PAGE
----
Sea Legs

9 05 2011

It’s strange, how things work out.

I’ve been sweating and despairing for such a long time to get work as an English teacher/instructor. I actually STOPPED looking for work some time ago. I mean I don’t even bother to check the vacancy websites. Partly given up and partly focusing on other things.

Yesterday, I got a call from a school manager, which means I am very important, or so she thinks, to ask me if I was interested in accepting a job as a supervisor in her school. She introduced herself at length and told me where she got my number, in detail. Her overly respectful/formal tone threw me off. Usually, when I get calls like this, I am talked to “from above.”

“Our school needs an English Language Supervisor,” said she in a polite-request tone.


I’m still quite speechless. Typically, I would have been ecstatic, amazed by the happening itself. “I am not even remotely close to being that important,” my mind would say.

But someone else was talking to that lady yesterday, someone strange. Someone I am not familiar with, at all. Someone I am still slowly trying to understand. Very nonchalant, that someone asked her questions, ALL the questions I had. Instead of my typical self-defeating self-talk: “Don’t bother her with your stupid/silly questions. Be thankful for the opportunity. If/When you go, you will find out more.” No. This time I was like, “I have questions I think I have a right to ask. If she doesn’t want to answer, she will say so. So, here are my questions.” I asked about everything. Technicalities. Money matters. Strangely enough, I didn’t feel I was imposing and so my voice wasn’t affected in that way. I felt it was my right to ask and I claimed it. I was being “practical.” I am done being “polite” with job-related matters.

“Ok. I have the information I need. I’ll need a couple of days to get back to you. If I am not available, I can recommend someone to you.”

“Sure. That would be great. Thank you.”

I had already known that this job was not for me. The stress, the full-time commitment, the endless nights working at home, the incompetent authority figures which I would have to work under, and above all, the owners . . . . When she said, “ .I’d like to know your salary expectations for you to give us all your time,” I knew the deal was doubly off.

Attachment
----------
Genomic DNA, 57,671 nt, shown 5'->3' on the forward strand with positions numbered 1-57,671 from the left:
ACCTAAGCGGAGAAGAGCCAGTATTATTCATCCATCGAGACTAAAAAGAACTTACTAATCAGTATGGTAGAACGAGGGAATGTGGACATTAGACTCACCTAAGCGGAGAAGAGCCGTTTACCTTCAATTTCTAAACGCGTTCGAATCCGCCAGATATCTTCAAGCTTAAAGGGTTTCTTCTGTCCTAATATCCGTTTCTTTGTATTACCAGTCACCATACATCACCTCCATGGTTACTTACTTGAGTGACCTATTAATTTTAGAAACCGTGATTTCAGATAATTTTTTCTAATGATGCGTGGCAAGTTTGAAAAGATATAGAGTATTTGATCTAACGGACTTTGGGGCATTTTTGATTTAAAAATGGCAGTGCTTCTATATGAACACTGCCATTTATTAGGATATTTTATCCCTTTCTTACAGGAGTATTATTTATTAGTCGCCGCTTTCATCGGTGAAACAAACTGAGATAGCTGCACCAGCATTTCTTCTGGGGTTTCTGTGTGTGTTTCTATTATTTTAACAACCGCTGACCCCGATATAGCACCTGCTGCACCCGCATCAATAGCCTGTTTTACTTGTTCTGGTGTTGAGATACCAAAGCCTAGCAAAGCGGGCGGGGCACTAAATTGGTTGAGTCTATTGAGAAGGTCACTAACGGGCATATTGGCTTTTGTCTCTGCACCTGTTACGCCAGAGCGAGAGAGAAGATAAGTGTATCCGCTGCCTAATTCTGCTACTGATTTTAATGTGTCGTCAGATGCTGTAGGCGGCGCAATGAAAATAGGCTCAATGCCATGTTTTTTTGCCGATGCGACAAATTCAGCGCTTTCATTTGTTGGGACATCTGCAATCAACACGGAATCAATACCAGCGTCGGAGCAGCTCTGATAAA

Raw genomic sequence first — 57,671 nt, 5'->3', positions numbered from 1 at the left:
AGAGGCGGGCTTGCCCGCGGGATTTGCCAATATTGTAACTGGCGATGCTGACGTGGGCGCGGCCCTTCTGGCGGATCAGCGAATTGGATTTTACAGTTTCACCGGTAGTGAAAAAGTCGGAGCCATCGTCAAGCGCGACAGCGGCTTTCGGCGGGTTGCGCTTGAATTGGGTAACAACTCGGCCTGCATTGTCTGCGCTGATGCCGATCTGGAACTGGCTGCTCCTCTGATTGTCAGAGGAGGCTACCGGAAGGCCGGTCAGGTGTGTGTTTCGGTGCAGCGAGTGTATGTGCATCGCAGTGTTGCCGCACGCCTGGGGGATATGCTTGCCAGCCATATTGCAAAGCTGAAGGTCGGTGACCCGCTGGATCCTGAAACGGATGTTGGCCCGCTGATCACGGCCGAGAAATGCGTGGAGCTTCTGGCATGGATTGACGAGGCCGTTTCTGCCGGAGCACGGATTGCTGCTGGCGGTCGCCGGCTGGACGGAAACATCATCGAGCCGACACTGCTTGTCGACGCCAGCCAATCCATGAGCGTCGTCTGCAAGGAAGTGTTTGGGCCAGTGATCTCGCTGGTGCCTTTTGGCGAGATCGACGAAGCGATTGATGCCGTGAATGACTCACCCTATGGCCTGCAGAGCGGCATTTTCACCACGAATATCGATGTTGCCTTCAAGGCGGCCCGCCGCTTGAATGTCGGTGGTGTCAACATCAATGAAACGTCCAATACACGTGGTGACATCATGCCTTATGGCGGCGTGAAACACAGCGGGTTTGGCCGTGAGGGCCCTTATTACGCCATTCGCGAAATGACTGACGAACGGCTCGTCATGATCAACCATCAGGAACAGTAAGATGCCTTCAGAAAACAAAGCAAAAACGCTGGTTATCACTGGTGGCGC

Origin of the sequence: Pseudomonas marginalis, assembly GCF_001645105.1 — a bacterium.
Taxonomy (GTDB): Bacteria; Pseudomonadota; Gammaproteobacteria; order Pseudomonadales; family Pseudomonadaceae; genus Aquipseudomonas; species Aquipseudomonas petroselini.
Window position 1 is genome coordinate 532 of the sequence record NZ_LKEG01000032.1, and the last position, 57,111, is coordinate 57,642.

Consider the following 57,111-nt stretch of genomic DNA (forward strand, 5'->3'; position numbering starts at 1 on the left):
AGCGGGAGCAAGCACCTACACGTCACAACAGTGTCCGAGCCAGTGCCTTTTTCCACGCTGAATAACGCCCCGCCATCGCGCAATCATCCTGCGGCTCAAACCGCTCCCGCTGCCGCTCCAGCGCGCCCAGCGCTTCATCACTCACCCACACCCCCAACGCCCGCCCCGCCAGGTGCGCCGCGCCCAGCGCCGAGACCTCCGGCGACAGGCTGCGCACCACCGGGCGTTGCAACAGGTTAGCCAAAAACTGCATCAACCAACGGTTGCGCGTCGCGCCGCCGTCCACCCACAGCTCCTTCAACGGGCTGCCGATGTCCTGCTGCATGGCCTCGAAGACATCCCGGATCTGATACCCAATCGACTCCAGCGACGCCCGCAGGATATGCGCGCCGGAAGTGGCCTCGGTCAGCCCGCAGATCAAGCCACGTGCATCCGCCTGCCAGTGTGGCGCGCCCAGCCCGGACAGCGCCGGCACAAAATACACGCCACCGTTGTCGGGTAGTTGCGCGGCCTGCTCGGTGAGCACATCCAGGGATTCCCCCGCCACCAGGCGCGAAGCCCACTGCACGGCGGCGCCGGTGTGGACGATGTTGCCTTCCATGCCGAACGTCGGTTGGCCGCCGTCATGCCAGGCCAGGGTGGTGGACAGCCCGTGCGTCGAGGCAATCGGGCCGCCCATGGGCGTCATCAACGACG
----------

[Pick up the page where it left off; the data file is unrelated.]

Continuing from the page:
After I hung up, I took a few minutes to smile. (I should probably mention here that once again, I was with a group of people, but not really “with them” in any way. I was there and simultaneously in that separate universe of my mind). “I may be qualified to do this job. I have tons of ideas and things I would like to do in a position like this. But I don’t want to. This is not where I want to go. It is not good for me and will not help me. This doesn’t fit on the road I am walking now. But it feels good to be offered, endlessly good.”

I took it in. I let it sink in. I bathed in it. For some reason, I didn’t get confused enough to even seriously consider the possibility. I don’t know why my mind didn’t quickly take me back to square one (where I know nothing about myself and my limitations and blindly run after everything that sounds appealing) like it always does.

I called my friend and asked her if she was interested.

“Oh, yes! Please! That sounds great! Thank you very much. But why won’t you take this job?”

“You know me (she doesn’t really know me because she knows neither about my mind nor my OCPD), I can’t handle a position like that.”

“Sure you can! You can even take it and I don’t mind working under you (she’s practically a teacher to me).”

“Maybe. Let me rephrase. This position is not something I want,” said I in my resolute, inaudible voice.

In older times, in my wild excitement, I would have told family members, who would, in turn, FREAK OUT. “There she goes again, destroying herself with her ambition, chasing after a wild goose. She’s setting herself up for failure again. We have to save her. We have to protect her. We have to show her. We have to explain to her. We have to talk her out of it.” Then they would say the same thing to me, using much of the same words. The looks in their eyes: piercing bullets. My reaction: sad, hurt, resentful. I would try to prove them wrong. And I could/would step in puddles of quick sand to do it.

No more. I am slowly learning to say more of, “No, thank you,” and “I don’t want this.”  My sea legs are pretty wobbly right now. I am still nothing short of terrified of making wrong choices and decisions. But I am liking the muscle-building feeling.

I know that my clever mind will not let go easily. I am sure of this. OCPD will not vanish. The sweet solitude imposed by my mind is not something that will leave me. Depression will still knock at my door, and get in, no matter how hard I lock it. But the key is, “It’s ok. You will be fine. You are already ok.” (I still need to get better at hearing these words from me.) I am slowly feeling that I don’t have to pretend anymore, or not that much. Sometimes I feel like that endless world of a gap between how people see me (the outer me I maintain) and who I really am (my crazy, yes, crazy thoughts and feelings) may be slowly shrinking. I guess it’s because the more I see people, the more I see how flawed we all are. But, more importantly, I have been blessed (Thank you, Dear God) with a powerful, life-changing glimpse of “acceptance,” in spite of all my monumental flaws. So, I have hope, hope because if another can accept me as I am — not after I become what I hope to be one day — then maybe, just maybe, one day I too can accept myself as I am.

Then perhaps, one day, I will openly say to that friend of mine that I am spending the day with my mind and that I’ll make it up to her later.


“We never know what will happen.”




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